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Sanchez

Most efficient way to populate channels Modbus

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Hi Azeotech Guru:

I am using modbus RTU to read about 700 registers from 3 PLCs. Here is the sample code of how I am doing it:


Private.Data_Integer1 = 0

while(1)

try
   Private.Data_Integer1 = Device.ModbusRTU.ReadHoldingRegistersSSI(1,1,125)
catch("D")
endcatch


CTSU_DIFF_START.AddValue(Private.Data_Integer1[0][0])
CTSU_DIFF_STOP.AddValue(Private.Data_Integer1[0][1])
CTSU_DIFF_100.AddValue(Private.Data_Integer1[0][2])
CTSU_DIFF_NORMAL.AddValue(Private.Data_Integer1[0][3])
CTSU_INTERVAL.AddValue(Private.Data_Integer1[0][4])

//More Channels here

endwhile

I am showing only 5 channels, but I do the same for the aprox 700 channels that I have.

The problem is that this is slow, and the values on my screens don't update quickly, sometimes it takes 4 seconds or more to update. Is there a way to make it more efficient?

I have paused the alarms before reading.

I have set the Thread Priority to 0, otherwise the computer becomes too slow.

I have put a switch statement to execute only the AddValues of the channels displayed on the screen that is active.

Thanks.

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700 tags really shouldn't be a problem for DAQFactory even if you read them all at once instead of just when the page is displayed. The total refresh rate is largely determined by how fast your device can reply to the queries, and so reducing the number of queries by only querying values when a particular page is displayed will certainly help.

My guess is that your problem is that you have script in some of the Channel's events that is bogging things down. A readholding..() and bunch of ..AddValue() should run fast and not take much processor power.

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I didn't put any script in the channel event tabs, unless it happened by accident, I have to check one by one.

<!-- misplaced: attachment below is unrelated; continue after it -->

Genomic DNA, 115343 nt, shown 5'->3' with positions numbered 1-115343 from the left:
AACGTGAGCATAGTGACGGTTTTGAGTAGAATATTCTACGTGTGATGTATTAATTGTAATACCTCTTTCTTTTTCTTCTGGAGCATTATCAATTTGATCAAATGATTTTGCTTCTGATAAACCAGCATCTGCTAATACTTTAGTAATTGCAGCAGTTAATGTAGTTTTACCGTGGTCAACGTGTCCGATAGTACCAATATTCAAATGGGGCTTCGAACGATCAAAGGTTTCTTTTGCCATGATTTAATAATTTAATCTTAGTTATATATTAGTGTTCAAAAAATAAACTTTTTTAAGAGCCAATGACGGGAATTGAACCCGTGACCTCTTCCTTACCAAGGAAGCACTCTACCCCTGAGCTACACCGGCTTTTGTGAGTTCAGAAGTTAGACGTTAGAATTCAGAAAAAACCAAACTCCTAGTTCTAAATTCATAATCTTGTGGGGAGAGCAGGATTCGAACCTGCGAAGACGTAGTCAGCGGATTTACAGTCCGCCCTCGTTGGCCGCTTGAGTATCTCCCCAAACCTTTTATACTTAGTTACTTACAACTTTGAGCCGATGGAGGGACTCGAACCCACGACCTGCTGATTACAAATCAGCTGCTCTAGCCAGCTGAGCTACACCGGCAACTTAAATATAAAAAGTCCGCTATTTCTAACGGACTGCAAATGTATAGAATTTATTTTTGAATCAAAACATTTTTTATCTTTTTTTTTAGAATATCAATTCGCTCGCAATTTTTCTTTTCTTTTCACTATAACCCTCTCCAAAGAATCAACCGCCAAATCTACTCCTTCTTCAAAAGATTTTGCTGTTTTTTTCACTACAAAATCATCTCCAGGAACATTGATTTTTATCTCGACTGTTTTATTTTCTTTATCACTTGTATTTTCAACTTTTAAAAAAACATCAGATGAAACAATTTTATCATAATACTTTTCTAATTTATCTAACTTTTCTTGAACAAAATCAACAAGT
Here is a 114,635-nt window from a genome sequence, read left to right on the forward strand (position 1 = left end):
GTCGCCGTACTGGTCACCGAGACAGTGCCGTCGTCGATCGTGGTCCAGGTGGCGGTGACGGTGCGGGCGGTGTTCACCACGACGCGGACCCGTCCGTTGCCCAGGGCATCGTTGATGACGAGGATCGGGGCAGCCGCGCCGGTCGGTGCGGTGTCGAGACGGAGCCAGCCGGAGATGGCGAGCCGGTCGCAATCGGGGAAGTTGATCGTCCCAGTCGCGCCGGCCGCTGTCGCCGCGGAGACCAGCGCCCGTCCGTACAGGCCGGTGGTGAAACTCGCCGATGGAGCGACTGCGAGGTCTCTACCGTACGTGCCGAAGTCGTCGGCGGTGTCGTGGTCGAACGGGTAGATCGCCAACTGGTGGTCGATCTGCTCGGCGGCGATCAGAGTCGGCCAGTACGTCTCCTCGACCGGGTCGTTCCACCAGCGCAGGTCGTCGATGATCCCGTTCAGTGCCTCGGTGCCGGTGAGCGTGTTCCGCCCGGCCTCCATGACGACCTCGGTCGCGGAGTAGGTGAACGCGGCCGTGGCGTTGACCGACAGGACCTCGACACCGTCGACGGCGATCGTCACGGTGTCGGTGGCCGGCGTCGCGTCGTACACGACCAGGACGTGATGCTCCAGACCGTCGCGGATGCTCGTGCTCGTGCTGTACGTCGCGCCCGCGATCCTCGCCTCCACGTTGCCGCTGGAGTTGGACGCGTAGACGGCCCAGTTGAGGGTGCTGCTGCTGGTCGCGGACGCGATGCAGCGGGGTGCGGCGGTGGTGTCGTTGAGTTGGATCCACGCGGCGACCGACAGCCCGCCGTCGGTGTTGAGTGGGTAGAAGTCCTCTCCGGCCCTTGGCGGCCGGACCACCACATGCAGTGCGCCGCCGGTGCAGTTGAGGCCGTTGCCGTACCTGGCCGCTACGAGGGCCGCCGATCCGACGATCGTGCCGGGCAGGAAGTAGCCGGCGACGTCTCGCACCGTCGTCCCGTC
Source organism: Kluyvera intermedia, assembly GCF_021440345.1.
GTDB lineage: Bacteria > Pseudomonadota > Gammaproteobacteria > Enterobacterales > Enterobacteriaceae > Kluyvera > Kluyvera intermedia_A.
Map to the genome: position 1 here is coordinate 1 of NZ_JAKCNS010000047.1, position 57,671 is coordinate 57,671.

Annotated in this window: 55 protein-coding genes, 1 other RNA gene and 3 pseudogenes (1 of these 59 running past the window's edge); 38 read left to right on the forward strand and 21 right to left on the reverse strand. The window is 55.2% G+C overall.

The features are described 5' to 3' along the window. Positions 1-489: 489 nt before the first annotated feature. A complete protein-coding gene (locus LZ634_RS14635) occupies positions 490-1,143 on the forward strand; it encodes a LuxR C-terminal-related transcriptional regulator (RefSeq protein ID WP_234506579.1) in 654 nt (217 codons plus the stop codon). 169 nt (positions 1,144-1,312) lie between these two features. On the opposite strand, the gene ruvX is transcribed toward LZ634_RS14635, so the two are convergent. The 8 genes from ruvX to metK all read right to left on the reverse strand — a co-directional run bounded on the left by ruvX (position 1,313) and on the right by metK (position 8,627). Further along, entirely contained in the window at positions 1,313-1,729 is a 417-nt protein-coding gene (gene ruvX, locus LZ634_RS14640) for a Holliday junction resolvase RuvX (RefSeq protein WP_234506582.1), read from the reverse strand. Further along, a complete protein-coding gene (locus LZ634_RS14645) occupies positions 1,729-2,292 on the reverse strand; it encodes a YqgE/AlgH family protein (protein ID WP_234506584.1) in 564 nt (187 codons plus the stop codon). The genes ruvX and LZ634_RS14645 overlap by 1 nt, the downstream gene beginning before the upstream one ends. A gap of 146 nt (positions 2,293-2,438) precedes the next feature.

Another thing that I used is execute instrucctions.

//Zones++++++++++++++++++++++++++++++++++++++++++++++++++++

private.zone_counter1 = 45
private.zone_counter2 = 62
for(private.i = 1, private.i < (var.numberzones + 1), private.i++) 
   //Zone Error 
   execute("IPS_Zone_" + ...) 
   //Active Zone 
   execute("IPS_Zone_" + ...) 
   private.zone_counter1 = private.zone_counter1 + 2 
   private.zone_counter2 = private.zone_counter2 + 3 
endfor

I have groups of channels with the same name, just differentiated by an index, like:

IPS_Zone_1_Error

IPS_Zone_2_Error

IPS_Zone_3_Error

etc...

Up to 12

So, I tried to be efficient and use a for loop, instead of typing the 12 AddValue instructions.

Would this slow down the sequence significantly?

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Yes, most definitely. While DAQFactory doesn't compile down to assembly code, it does actually parse and compile script into psuedo code. That is because parsing a line of script is actually quite slow. The system has to read through character by character and figure out what you have written. With execute() we don't know what the string will have when the script is compiled, which is of course the purpose, but it means that DAQFactory has to compile the line of script before it can run it, and it has to do it every time execute() runs. This is slow. For many applications, its not an issue because you are only doing 1 or 2 of them, and the loops are long, but in yours, it is probably the source of the problem.

Instead, I would consider using the Channel.AddValue() function. You can see it in use in the serial/ethernet guide, though in a slightly different way. It is a generic function that does not use the channel name, but instead uses the device type, device number, i/o type and channel number to specify which channel it should go into. You could then make all your blocks of channels have consecutive channel numbers, and simply increment the channel parameter of this function. The function is described in the help under Channels and Conversions -> Channel List functions.